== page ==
Getting Custodial Rights To Your Children
Call a Child Custody attorney at our office; we handle cases in Huntersville, Matthews, Charlotte, Concord, Kannapolis and all surrounding areas.
Custody in North Carolina consists of two types of custody, physical custody and legal custody. Physical custody refers to the physical care and supervision of the child. Legal custody is not defined by statutes but refers to the right and responsibility to make decisions that have long term implications for the child's best interest and welfare. ( i.e. education, religion, discipline and health care decisions)
There are two types of physical custody, sole physical custody and joint physical custody. Sole physical custody is awarded when one parent has the exclusive care and supervision of the child. Joint physical custody means that the mother and father are each awarded time to have the physical care and supervision of the child. Often times the terms "primary" and "secondary" custody are used when joint physical custody is awarded. Primary custody does not refer to a specific number of days the mother or father will have with the child, it simply refers to who has the child the majority of the calendar year. Secondary custody is awarded to the party that does not have the child the majority of the calendar year.
When courts award joint legal custody the parties share the right to make major decisions or certain decisions are allocated between the parties. Sole legal custody means one party has been awarded the right to make decisions that have long term implications for the child. In North Carolina to file for custody the filing party must have standing. According to North Carolina General Statute 50-13.1(a) any parent, relative or other person, agency, organization or institution claiming the right to custody of a minor child may institute an action or proceeding for the custody of such child. Despite the broad language of the statute, there are limits on "other persons" and "third party's" who can file an action for custody. Once an action is filed with the court the parties are required to attend mediation. Mediation is a great opportunity for the parties to tell the opposing party what they want and make a genuine effort in resolving their issues. If all issues are settled in mediation the mediator will prepare a parenting agreement which contains all the terms regarding custody. If the parties are represented by attorney's the parties can give the agreement to their attorneys for review. If the parties are not represented by counsel the mediator will give the parenting agreement to judge and the agreement will become a court order and is subject to enforcement and modification. If mediation is not successful in resolving all issues, then the parties proceed with litigation.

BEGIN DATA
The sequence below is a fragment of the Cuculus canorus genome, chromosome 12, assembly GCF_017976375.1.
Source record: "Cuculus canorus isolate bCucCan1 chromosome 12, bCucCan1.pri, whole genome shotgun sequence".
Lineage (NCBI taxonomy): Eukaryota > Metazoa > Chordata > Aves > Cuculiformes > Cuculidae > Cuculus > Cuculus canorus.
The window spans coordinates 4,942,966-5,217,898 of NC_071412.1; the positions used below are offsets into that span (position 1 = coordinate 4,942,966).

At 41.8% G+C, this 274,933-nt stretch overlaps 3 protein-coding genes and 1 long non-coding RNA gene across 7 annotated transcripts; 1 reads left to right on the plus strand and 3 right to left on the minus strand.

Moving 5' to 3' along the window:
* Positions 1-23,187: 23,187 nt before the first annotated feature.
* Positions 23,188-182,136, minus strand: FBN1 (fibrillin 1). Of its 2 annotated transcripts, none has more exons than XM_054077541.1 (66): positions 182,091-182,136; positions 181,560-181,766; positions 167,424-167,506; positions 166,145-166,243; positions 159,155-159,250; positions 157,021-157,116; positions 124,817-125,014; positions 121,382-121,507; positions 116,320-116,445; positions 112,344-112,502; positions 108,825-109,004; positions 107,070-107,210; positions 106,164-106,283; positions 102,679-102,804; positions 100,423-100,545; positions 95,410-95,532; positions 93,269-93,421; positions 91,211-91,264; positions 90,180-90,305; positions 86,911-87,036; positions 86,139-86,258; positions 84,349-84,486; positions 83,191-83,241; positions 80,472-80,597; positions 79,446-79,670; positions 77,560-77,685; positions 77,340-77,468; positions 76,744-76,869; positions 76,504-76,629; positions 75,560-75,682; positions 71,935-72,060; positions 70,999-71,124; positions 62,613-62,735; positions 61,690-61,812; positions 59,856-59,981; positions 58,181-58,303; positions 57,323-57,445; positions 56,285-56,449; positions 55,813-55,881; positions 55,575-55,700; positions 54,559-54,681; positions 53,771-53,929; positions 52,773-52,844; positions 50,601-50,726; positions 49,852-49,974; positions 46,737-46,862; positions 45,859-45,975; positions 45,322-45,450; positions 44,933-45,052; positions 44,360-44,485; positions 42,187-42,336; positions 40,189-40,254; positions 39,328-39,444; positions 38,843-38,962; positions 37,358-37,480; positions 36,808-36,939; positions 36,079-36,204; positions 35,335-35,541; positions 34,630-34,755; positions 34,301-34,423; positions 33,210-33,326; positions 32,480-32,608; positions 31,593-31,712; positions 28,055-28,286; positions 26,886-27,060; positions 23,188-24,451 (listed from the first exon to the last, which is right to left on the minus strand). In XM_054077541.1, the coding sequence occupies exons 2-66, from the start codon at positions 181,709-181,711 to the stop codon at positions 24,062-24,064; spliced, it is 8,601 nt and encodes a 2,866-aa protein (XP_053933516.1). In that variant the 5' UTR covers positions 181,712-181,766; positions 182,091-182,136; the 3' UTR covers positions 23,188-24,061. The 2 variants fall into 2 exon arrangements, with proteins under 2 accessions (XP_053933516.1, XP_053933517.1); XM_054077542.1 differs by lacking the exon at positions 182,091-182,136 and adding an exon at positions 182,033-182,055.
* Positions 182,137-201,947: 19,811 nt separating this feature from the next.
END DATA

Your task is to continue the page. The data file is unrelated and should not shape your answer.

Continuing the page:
Our office has experience handling all types of child custody cases. An attorney at our office in either Concord or Charlotte will sit down with you and be able to discuss your case and what can be done. We focus on our energy on providing aggressive, effective and cost efficient representation. Please call one of our offices today and set up a consultation.